Barbastelle bats (Barbastella barbastellus) are furtive hunters. They have to be, because the moths they prey upon have developed ears to hear the bats’ echolocation calls and avoid being caught. The bats have countered this adaptation with one of their own: they use softer calls so that moths won’t hear them until it’s too late. Barbastelle calls are more than 10 times quieter than those of other bats that hunt insects with echolocation.
Researchers reported yesterday (March 14) in Functional Ecology that the bats also reduce their call volume as they close in on their prey. They tethered moths (Noctua pronuba) to a fishing rod and recorded barbastelle bats attacking them to analyze the intensity of their calls from the moths’ perspectives.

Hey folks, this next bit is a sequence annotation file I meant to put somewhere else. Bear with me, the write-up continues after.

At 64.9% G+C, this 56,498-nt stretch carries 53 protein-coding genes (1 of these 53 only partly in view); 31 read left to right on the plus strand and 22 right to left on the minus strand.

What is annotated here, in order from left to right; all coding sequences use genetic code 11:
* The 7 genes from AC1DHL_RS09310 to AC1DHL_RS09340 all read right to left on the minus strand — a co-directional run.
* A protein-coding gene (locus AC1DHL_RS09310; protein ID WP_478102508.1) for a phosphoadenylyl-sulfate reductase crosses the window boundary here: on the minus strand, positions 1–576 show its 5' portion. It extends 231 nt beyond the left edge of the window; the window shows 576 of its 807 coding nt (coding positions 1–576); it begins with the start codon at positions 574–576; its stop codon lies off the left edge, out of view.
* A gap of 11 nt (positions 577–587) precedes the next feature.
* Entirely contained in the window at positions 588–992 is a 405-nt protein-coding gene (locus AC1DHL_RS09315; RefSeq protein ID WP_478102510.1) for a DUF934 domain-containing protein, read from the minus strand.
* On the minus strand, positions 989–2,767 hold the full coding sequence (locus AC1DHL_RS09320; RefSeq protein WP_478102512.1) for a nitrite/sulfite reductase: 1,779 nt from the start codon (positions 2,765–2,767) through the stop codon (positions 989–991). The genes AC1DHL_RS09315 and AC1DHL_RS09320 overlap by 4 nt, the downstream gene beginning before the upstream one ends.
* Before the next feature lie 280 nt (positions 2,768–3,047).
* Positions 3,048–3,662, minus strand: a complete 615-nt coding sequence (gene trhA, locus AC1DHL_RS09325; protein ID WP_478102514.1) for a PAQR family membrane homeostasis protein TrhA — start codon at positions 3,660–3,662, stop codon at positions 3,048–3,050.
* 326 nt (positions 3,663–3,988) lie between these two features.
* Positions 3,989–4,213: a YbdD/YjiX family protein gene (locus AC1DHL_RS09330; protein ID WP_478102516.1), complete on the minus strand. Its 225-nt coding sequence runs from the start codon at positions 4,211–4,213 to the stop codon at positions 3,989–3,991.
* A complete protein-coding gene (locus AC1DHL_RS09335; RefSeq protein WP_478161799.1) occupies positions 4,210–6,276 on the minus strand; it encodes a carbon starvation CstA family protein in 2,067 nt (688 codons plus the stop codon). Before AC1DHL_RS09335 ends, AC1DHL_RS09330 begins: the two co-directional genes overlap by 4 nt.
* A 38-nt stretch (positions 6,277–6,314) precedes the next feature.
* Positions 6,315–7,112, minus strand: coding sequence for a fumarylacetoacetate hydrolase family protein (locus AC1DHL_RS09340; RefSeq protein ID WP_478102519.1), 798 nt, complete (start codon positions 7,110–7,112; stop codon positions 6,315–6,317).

“Barbastelle bats call with surprisingly low intensity, usually a characteristic of species that hunt in cluttered habitats and need to avoid distracting echoes from branches and leaves,” says biologist Daniel Lewanzik of the Max Planck Institute of Ornithology in a press release. “Low intensity calls come at a cost though. They do not reach far and as a result, insects can only be detected from a close distance.”
D. Lewanzik, H.R. Goerlitz, “Continued source level reduction during attack in the low-amplitude bat Barbastella barbastellus prevents moth evasive flight,” Functional Ecology, doi:10.1111/1365-2435.13073, 2018.